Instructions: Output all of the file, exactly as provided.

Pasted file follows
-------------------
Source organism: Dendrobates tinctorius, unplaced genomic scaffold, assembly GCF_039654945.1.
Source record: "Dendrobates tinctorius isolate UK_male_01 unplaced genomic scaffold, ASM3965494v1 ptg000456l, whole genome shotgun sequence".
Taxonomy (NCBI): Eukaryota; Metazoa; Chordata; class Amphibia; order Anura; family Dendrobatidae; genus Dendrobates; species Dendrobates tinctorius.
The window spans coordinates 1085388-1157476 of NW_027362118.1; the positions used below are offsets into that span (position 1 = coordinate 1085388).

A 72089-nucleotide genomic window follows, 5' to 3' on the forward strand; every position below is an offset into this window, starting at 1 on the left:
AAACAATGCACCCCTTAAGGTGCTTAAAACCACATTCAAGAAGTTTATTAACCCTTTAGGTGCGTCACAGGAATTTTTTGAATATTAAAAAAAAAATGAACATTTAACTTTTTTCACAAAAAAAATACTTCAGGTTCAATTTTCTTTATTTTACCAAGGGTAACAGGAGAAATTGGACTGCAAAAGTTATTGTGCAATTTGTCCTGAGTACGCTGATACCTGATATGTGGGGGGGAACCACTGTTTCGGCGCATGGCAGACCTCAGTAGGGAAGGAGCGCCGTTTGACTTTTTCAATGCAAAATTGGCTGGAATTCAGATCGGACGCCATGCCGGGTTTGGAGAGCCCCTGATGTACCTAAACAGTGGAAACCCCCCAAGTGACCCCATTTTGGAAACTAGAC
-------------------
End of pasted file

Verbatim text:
Source organism: Dendrobates tinctorius, unplaced genomic scaffold, assembly GCF_039654945.1.
Source record: "Dendrobates tinctorius isolate UK_male_01 unplaced genomic scaffold, ASM3965494v1 ptg000456l, whole genome shotgun sequence".
Taxonomy (NCBI): Eukaryota; Metazoa; Chordata; class Amphibia; order Anura; family Dendrobatidae; genus Dendrobates; species Dendrobates tinctorius.
The window spans coordinates 1085388-1157476 of NW_027362118.1; the positions used below are offsets into that span (position 1 = coordinate 1085388).

A 72089-nucleotide genomic window follows, 5' to 3' on the forward strand; every position below is an offset into this window, starting at 1 on the left:
AAACAATGCACCCCTTAAGGTGCTTAAAACCACATTCAAGAAGTTTATTAACCCTTTAGGTGCGTCACAGGAATTTTTTGAATATTAAAAAAAAAATGAACATTTAACTTTTTTCACAAAAAAAATACTTCAGGTTCAATTTTCTTTATTTTACCAAGGGTAACAGGAGAAATTGGACTGCAAAAGTTATTGTGCAATTTGTCCTGAGTACGCTGATACCTGATATGTGGGGGGGAACCACTGTTTCGGCGCATGGCAGACCTCAGTAGGGAAGGAGCGCCGTTTGACTTTTTCAATGCAAAATTGGCTGGAATTCAGATCGGACGCCATGCCGGGTTTGGAGAGCCCCTGATGTACCTAAACAGTGGAAACCCCCCAAGTGACCCCATTTTGGAAACTAGAC